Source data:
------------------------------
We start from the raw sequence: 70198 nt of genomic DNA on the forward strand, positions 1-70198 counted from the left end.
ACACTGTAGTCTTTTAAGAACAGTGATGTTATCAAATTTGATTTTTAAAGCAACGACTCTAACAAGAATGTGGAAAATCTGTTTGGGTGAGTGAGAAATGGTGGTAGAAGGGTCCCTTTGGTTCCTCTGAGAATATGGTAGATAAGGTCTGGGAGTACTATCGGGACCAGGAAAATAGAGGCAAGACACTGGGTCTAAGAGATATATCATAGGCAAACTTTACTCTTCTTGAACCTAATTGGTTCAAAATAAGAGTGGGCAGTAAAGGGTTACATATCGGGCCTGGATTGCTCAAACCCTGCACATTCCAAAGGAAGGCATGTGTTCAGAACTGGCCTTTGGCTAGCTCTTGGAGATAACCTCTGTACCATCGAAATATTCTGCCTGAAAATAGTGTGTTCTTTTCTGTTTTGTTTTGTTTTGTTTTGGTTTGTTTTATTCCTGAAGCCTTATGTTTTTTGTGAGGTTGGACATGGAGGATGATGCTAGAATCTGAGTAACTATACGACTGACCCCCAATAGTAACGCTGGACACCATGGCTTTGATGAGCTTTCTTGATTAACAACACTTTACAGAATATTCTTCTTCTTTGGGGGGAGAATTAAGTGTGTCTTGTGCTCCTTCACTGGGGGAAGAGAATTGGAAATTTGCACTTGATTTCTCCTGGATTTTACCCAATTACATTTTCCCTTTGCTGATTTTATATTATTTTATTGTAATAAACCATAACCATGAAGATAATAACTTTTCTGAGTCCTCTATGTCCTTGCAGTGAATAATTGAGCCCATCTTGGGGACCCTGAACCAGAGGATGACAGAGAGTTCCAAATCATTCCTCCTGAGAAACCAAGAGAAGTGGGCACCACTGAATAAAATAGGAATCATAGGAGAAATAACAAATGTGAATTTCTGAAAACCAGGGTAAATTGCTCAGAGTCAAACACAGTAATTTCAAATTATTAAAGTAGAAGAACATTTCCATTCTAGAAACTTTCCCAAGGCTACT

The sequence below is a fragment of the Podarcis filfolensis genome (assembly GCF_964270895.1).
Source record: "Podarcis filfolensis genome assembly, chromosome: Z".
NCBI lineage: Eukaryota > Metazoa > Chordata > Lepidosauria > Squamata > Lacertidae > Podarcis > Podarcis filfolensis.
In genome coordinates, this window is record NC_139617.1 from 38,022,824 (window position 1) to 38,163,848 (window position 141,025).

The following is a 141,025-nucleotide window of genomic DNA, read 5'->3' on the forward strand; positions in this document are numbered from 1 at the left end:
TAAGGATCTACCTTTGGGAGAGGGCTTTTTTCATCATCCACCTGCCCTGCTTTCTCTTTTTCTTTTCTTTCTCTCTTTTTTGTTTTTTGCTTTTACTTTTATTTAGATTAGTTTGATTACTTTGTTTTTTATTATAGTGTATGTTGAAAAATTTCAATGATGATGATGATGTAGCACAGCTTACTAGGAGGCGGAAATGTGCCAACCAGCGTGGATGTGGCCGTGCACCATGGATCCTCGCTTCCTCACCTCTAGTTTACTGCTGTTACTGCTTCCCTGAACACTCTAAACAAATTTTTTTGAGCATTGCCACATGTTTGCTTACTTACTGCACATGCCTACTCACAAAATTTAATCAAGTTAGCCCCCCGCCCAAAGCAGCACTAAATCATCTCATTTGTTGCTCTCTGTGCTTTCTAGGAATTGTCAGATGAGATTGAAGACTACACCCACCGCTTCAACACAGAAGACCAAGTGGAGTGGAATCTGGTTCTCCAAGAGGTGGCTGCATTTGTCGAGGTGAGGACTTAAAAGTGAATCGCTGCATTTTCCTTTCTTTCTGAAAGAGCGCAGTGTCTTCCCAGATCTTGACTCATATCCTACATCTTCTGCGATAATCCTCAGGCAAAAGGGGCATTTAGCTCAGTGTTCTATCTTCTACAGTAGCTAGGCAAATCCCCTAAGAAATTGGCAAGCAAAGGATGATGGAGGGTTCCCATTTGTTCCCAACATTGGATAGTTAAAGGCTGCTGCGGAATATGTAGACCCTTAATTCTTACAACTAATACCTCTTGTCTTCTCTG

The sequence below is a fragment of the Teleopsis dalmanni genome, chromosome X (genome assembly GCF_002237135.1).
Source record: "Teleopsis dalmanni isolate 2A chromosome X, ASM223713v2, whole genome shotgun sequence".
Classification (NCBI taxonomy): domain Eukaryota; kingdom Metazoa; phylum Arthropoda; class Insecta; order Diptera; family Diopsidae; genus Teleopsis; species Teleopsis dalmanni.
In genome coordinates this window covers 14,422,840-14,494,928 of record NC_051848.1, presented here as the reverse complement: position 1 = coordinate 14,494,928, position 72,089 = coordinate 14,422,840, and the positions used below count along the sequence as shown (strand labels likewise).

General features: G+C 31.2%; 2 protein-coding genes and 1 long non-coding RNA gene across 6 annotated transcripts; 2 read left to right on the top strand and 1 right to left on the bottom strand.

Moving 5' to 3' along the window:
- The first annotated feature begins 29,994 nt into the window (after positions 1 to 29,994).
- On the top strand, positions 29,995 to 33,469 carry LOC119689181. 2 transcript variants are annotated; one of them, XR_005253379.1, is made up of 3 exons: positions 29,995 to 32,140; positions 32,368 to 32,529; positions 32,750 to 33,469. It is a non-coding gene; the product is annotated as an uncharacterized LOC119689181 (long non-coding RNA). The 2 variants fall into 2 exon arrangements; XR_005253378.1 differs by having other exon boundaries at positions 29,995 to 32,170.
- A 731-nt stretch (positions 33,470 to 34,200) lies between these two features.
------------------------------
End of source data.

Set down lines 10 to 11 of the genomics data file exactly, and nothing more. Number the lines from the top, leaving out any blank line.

Source record: "Teleopsis dalmanni isolate 2A chromosome X, ASM223713v2, whole genome shotgun sequence".
Classification (NCBI taxonomy): domain Eukaryota; kingdom Metazoa; phylum Arthropoda; class Insecta; order Diptera; family Diopsidae; genus Teleopsis; species Teleopsis dalmanni.